The door should be fitted with a 5 lever 2 bolt mortice sash lock halfway up the door, (a deadlock with a handle for convenience). Unlike front doors, many insurance companies do not specify that they should be to British Standard 3621 or equivalent European Standard EN 12209, though the use of this standard of lock is recommended.
The sash lock should be supplemented by mortice rack bolts (bolts fitted approximately 150mm (6") from the top and bottom of the door into the wood and operated internally) or surface-mounted locking bolts top and bottom. They should always be fitted at 90º to the grain of the wood, reducing the likelihood of the wood splitting if subjected to pressure.
Any glass panels should be laminated and fitted from the inside to prevent the putty or beading being removed. Grilles could also be fitted to the inside of the panels.
Also known as French windows, they are intrinsically less secure than single leaf doors, which may reflect on their comparative lack of popularity as compared with the modern patio door. However, this need not be the case provided that suitable security measures are taken.
Both doors should be fitted with mortice rack bolts (bolts fitted within the door and operated internally by a threaded key). They should always be fitted at 90 º to the grain of the wood, reducing the likelihood of the wood splitting if subjected to pressure. Alternatively, use surface-mounted locking bolts (push to lock, key to open). Whichever type you use, fit top and bottom to provide rigidity.
If the style of door is capable of it, a mortice sash lock can be fitted for extra security (rebate sets may also be required).
As most French Doors are outward opening, the addition of hinge bolts is also recommended. They should be located 100-150mm (4-6") below the top hinge and similarly above the bottom.
Note: It would be acceptable, for insurance purposes, for key operated bolts only to be fitted top and bottom of both doors.
Consider replacing ordinary or toughened glass panels with laminated glass - two pieces of glass bonded together with a sheet of laminate - as they offer much greater resistance to attack.
UPVC/PVCU French doors are generally unsuitable for retro-fit security devices. Not only is the material not strong enough to support devices fitted with steel screws unless secured into the internal metal framework, but such changes to the original design may invalidate an existing warranty or possibly damage the integral locking assembly. If in doubt, consult the installer/manufacturer. Modern designs will usually incorporate deadlock shoot bolts or a multi-point locking system, both throwing a number of bolts from the door into the frame. Under these circumstances there will not normally be any need for additional devices.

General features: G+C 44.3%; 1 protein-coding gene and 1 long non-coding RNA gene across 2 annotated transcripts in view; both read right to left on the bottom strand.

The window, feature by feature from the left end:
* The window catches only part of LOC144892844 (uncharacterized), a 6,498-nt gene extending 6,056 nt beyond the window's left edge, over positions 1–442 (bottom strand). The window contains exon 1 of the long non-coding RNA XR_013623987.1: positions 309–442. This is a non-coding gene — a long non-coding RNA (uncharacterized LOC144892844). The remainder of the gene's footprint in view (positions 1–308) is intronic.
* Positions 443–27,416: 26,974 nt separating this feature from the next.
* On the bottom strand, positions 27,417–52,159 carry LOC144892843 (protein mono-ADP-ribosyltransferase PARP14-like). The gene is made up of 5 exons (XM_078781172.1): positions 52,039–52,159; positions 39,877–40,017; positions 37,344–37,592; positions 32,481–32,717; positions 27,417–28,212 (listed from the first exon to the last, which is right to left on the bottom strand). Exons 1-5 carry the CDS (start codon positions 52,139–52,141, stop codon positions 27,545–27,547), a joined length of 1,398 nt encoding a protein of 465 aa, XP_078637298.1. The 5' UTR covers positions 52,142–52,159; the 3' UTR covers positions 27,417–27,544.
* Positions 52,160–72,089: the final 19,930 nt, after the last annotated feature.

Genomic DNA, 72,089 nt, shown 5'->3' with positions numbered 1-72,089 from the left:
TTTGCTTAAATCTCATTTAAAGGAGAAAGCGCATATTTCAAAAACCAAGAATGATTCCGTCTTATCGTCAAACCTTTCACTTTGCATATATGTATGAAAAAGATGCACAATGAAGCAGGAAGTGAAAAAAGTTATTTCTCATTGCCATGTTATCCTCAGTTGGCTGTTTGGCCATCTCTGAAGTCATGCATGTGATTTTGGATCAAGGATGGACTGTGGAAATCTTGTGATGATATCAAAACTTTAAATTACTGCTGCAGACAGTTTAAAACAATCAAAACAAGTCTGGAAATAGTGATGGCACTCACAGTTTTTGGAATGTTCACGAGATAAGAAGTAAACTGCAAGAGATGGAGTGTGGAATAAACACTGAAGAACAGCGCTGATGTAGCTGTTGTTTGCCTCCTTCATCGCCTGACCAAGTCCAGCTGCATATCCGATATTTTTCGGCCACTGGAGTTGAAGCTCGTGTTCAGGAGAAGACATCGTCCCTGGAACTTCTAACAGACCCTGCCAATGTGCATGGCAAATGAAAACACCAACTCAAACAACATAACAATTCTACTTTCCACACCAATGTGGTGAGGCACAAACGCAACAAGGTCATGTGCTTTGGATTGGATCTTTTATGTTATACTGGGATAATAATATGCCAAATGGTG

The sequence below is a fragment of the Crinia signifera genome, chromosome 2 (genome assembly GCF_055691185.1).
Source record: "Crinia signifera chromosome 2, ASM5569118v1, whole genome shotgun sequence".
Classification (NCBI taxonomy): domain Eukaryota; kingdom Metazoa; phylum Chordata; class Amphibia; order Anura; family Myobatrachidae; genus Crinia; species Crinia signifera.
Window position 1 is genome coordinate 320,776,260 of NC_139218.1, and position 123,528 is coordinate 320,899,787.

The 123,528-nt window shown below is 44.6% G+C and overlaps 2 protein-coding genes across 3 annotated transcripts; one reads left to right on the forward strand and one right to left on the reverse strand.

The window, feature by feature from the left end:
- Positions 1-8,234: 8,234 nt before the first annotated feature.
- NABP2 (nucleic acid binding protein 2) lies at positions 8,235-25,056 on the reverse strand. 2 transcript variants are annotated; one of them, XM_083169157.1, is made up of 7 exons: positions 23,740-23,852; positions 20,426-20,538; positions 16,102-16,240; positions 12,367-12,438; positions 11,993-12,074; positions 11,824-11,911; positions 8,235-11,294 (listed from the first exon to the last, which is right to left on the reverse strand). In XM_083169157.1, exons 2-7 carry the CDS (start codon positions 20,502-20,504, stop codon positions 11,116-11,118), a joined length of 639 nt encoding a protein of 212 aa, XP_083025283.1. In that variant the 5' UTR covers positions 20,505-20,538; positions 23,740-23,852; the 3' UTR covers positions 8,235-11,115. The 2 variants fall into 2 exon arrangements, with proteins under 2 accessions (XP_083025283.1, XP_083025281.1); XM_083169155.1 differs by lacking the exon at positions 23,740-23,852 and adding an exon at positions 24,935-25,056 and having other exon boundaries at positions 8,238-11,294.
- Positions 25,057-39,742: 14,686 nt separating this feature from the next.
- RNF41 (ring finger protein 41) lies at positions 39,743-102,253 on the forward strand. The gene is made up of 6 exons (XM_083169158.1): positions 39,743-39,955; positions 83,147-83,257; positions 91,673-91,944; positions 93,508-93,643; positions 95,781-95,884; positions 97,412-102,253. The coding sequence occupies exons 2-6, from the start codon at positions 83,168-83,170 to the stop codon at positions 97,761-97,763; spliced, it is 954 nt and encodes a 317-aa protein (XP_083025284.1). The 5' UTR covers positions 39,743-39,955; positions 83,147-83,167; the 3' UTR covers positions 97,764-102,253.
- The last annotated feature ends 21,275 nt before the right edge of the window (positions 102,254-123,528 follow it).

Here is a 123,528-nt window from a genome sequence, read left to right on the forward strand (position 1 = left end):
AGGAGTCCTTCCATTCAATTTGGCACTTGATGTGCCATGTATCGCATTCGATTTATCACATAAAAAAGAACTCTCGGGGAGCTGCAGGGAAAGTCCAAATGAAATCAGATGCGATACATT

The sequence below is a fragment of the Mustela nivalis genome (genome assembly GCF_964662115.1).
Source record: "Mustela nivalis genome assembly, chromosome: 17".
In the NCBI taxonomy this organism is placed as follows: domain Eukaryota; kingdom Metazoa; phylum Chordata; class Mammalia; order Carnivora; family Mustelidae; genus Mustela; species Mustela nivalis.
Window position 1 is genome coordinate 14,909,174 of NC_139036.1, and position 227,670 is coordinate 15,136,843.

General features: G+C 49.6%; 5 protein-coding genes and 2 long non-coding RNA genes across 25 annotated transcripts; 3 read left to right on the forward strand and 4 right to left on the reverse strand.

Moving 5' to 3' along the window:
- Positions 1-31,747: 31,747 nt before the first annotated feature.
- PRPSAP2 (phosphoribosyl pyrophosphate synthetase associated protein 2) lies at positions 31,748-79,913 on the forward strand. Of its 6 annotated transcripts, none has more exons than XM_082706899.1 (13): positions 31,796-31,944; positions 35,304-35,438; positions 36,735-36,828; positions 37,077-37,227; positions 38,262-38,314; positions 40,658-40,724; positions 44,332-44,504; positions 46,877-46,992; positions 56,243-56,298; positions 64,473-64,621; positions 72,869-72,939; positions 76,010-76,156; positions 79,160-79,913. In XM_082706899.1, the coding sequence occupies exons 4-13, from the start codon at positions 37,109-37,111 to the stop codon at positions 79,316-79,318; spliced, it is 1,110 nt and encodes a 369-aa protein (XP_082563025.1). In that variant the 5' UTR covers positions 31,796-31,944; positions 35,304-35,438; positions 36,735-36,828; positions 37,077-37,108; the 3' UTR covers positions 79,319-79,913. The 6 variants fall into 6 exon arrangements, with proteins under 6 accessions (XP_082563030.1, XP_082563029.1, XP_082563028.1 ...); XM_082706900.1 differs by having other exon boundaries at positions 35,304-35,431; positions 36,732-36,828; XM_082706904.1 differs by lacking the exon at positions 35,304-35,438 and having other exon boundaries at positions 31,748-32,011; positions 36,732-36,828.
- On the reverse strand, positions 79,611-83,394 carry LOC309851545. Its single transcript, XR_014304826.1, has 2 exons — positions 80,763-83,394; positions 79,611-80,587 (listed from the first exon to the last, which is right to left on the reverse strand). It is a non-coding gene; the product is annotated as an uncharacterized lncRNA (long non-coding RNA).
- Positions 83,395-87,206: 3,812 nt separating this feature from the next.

Entry through a patio door is a common means of entry and therefore, unless the doors are fitted with a multi-locking system, it is best to fit extra locks. These are fitted on the bottom fixed frame pushing through to the sliding frame in the centre and on the side frame at the opening point no lower than a third of the way from the top of the door. Most such locks are push to lock and key to open and are therefore easy to use. Make sure there is enough frame to fit them on if drilling is required. If in doubt, consult the installer or manufacturer.
A dual screw can be fitted between both frames but it is more awkward to use, so there can be a tendency to leave it unlocked, thus defeating the object. An alternative would be to fit long-throw bolts top and bottom of the opening door.
Some patio doors can be lifted off their track. If you can lift it more than 1/4" simply screw wood blocks of a suitable depth into the channel above the opening door to prevent this. Alternatively, anti-lift devices are available from locksmiths.